#Currencyflash - greenback standing tall with sterling in the starting blocks and the euro in the doldrums

It would appear we had the correct inkling in January, predicting a strong dollar for the remainder of the year ...

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Forget about a v-shaped recovery and prepare for long-term disruption

Monday, March 9, 2020 has already secured its dubious rank among the historic days of panic on financial markets. The ...

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Milwaukee calling – and a contested convention beckoning

So Joe Biden did win in South Carolina. Indeed, he won so big that with Pete Buttigieg’s suspending his campaign, ...

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Yields, the euro and the greenback - our take

It is aconsensus among analysts at the beginning of this year: That for lack of asubstantially altered monetary policy among ...

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Dutch economy faces crucial fork at beginning of new year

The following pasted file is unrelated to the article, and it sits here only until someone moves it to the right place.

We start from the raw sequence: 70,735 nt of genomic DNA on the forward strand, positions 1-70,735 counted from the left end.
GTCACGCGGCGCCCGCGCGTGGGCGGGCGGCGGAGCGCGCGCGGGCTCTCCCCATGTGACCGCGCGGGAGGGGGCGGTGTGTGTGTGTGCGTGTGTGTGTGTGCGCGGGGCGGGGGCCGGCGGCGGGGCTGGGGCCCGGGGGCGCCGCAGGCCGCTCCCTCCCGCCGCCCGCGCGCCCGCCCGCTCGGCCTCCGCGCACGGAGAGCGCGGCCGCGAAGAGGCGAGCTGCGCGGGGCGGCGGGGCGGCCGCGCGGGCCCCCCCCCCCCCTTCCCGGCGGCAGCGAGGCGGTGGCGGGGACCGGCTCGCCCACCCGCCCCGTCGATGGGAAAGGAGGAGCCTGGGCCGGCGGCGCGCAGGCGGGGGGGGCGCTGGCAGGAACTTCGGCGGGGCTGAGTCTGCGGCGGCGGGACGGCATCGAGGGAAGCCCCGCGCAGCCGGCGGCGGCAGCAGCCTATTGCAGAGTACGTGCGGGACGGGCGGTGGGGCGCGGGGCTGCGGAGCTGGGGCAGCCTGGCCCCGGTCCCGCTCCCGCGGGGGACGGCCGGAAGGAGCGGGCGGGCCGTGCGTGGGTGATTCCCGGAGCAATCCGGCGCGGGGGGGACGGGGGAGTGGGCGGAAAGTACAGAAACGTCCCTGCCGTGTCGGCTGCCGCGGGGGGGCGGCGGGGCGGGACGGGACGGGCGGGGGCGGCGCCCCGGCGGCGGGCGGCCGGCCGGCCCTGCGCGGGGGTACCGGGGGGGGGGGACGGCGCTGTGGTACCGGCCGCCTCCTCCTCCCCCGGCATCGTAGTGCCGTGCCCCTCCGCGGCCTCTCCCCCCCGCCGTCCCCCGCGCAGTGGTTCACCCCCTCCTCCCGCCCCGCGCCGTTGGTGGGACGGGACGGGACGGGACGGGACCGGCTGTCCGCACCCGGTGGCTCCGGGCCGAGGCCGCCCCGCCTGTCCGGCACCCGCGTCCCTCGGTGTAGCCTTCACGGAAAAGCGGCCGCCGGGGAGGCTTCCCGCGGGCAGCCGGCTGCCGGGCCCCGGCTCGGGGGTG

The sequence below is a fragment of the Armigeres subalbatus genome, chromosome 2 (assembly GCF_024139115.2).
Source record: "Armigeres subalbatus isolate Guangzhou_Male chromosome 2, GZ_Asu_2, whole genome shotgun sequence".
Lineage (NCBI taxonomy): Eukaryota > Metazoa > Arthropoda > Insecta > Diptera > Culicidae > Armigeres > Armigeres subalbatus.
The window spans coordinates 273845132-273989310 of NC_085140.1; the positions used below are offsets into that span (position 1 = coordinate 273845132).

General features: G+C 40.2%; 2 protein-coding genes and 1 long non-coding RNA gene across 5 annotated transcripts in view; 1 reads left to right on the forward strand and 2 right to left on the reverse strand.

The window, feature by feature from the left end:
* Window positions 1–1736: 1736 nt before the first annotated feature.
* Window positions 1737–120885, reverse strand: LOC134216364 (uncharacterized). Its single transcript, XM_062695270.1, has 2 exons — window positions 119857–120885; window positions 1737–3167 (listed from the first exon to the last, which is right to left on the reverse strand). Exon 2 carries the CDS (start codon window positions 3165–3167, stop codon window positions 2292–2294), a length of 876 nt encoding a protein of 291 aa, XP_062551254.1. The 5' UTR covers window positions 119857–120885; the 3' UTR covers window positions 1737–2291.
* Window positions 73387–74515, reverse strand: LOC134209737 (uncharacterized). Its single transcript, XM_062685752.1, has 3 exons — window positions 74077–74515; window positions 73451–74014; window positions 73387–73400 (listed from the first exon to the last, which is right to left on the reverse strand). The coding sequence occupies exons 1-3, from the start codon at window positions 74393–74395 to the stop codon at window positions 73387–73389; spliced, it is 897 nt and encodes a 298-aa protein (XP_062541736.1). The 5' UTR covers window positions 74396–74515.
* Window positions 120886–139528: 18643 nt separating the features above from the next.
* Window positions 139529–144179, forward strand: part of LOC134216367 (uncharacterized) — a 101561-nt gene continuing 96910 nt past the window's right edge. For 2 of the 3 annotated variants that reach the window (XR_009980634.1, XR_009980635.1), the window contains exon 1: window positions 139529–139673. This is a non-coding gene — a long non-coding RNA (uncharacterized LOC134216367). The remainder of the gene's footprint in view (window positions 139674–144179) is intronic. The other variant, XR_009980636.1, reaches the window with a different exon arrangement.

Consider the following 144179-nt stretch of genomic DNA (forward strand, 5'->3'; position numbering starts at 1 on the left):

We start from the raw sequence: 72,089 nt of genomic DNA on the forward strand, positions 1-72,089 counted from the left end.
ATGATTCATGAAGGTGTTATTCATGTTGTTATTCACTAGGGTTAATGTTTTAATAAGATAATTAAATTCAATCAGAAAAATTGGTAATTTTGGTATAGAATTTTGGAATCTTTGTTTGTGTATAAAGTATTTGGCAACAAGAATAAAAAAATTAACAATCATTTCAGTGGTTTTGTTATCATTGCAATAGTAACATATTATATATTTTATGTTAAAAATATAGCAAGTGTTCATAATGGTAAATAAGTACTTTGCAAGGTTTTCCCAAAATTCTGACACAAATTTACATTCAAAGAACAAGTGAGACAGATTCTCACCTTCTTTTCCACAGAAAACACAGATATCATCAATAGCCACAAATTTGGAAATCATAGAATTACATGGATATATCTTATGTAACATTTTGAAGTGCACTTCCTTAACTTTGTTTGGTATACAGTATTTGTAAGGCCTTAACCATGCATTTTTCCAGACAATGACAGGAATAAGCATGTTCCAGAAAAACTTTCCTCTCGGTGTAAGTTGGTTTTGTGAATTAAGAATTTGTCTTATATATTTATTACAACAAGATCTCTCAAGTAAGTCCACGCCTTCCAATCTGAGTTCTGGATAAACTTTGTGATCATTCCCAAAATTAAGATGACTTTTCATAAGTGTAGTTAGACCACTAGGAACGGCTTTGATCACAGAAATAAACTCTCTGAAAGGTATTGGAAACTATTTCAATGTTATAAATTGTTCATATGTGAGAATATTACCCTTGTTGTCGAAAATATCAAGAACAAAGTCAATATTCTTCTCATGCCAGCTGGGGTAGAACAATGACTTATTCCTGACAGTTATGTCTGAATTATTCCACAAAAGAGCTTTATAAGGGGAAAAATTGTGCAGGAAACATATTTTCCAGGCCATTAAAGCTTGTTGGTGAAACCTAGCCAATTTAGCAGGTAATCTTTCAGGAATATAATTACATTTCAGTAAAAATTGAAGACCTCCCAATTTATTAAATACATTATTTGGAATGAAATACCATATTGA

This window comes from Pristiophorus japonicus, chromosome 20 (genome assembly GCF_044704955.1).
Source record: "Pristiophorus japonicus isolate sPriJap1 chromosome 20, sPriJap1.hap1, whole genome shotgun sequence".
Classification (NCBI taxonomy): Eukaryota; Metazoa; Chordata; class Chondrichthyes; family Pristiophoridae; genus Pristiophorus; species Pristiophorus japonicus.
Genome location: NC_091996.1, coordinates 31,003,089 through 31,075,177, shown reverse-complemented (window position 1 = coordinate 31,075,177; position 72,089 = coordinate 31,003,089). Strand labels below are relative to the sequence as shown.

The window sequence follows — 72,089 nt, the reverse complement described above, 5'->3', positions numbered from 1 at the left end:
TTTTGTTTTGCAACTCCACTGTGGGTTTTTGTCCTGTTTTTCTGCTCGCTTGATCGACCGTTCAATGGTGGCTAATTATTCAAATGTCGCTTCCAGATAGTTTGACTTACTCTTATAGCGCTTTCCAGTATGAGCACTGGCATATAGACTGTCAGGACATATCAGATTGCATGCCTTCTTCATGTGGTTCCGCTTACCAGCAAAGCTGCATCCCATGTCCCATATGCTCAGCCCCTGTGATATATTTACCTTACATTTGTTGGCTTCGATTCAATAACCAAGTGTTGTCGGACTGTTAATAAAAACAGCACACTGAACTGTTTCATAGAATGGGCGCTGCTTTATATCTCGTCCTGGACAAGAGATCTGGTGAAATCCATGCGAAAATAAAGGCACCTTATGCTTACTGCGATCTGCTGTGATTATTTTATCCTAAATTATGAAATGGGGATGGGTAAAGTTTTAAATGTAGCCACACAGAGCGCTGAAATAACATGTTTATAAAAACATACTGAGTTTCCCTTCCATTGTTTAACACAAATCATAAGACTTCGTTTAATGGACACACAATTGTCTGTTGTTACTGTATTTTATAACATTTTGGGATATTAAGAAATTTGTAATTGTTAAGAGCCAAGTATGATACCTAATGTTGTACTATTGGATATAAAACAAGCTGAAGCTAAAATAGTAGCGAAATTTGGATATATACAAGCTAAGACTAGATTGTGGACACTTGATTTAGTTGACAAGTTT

So far, it has been one of the economies in the eurozone keeping up relatively well in the face of ...

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Donald Trump's next step: currency intervention

The US dollar is standing tall, stubbornly refusing to do Donald Trump's bidding. In his efforts to shrink the US' ...

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Elections in Spain renew threat of Catalan secession crisis

Ever since its delusive cessation at the beginning of last year, most investors and analysts inside and outside of Spain ...

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Own visualisation

EM external debt to become critical if global economy slowdown continues

As the global economy is cooling down considerably and some heavy-weight countries such as Turkey, Germany, the UK or even ...

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First default by Chinese state-owned enterprise in two decades heralds trouble

First default by Chinese state-owned enterprise in two decades heralds trouble